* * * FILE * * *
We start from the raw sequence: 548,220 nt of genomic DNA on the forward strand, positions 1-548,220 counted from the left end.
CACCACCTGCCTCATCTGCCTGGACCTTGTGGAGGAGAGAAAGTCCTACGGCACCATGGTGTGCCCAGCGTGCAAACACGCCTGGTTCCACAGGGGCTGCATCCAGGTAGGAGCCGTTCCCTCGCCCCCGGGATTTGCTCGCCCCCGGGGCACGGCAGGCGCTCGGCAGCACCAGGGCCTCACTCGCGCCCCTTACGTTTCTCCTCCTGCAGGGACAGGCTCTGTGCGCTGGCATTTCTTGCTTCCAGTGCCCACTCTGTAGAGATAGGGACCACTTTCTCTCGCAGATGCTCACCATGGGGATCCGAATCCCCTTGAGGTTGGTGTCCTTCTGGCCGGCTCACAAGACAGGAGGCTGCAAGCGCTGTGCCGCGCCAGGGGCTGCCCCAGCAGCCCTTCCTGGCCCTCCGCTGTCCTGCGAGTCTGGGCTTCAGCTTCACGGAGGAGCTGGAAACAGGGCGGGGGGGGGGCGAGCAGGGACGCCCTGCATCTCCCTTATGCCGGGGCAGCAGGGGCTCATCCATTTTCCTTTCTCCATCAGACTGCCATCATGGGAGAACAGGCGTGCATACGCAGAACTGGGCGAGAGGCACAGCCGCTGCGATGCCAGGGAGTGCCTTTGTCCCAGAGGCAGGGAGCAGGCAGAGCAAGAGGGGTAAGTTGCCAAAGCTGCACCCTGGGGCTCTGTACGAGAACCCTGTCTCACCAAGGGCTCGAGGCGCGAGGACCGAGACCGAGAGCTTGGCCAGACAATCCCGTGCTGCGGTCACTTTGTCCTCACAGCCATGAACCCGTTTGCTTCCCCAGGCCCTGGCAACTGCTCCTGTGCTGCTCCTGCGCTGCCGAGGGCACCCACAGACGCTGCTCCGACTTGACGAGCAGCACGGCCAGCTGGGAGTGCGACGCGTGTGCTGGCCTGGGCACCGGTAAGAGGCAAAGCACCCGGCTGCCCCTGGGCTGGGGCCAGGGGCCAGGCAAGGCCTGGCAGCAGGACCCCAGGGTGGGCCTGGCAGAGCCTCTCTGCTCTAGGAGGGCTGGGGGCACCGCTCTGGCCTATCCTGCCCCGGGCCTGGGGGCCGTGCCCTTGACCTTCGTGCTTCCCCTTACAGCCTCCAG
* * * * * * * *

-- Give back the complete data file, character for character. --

We start from the raw sequence: 548,220 nt of genomic DNA on the forward strand, positions 1-548,220 counted from the left end.
CACCACCTGCCTCATCTGCCTGGACCTTGTGGAGGAGAGAAAGTCCTACGGCACCATGGTGTGCCCAGCGTGCAAACACGCCTGGTTCCACAGGGGCTGCATCCAGGTAGGAGCCGTTCCCTCGCCCCCGGGATTTGCTCGCCCCCGGGGCACGGCAGGCGCTCGGCAGCACCAGGGCCTCACTCGCGCCCCTTACGTTTCTCCTCCTGCAGGGACAGGCTCTGTGCGCTGGCATTTCTTGCTTCCAGTGCCCACTCTGTAGAGATAGGGACCACTTTCTCTCGCAGATGCTCACCATGGGGATCCGAATCCCCTTGAGGTTGGTGTCCTTCTGGCCGGCTCACAAGACAGGAGGCTGCAAGCGCTGTGCCGCGCCAGGGGCTGCCCCAGCAGCCCTTCCTGGCCCTCCGCTGTCCTGCGAGTCTGGGCTTCAGCTTCACGGAGGAGCTGGAAACAGGGCGGGGGGGGGGCGAGCAGGGACGCCCTGCATCTCCCTTATGCCGGGGCAGCAGGGGCTCATCCATTTTCCTTTCTCCATCAGACTGCCATCATGGGAGAACAGGCGTGCATACGCAGAACTGGGCGAGAGGCACAGCCGCTGCGATGCCAGGGAGTGCCTTTGTCCCAGAGGCAGGGAGCAGGCAGAGCAAGAGGGGTAAGTTGCCAAAGCTGCACCCTGGGGCTCTGTACGAGAACCCTGTCTCACCAAGGGCTCGAGGCGCGAGGACCGAGACCGAGAGCTTGGCCAGACAATCCCGTGCTGCGGTCACTTTGTCCTCACAGCCATGAACCCGTTTGCTTCCCCAGGCCCTGGCAACTGCTCCTGTGCTGCTCCTGCGCTGCCGAGGGCACCCACAGACGCTGCTCCGACTTGACGAGCAGCACGGCCAGCTGGGAGTGCGACGCGTGTGCTGGCCTGGGCACCGGTAAGAGGCAAAGCACCCGGCTGCCCCTGGGCTGGGGCCAGGGGCCAGGCAAGGCCTGGCAGCAGGACCCCAGGGTGGGCCTGGCAGAGCCTCTCTGCTCTAGGAGGGCTGGGGGCACCGCTCTGGCCTATCCTGCCCCGGGCCTGGGGGCCGTGCCCTTGACCTTCGTGCTTCCCCTTACAGCCTCCAG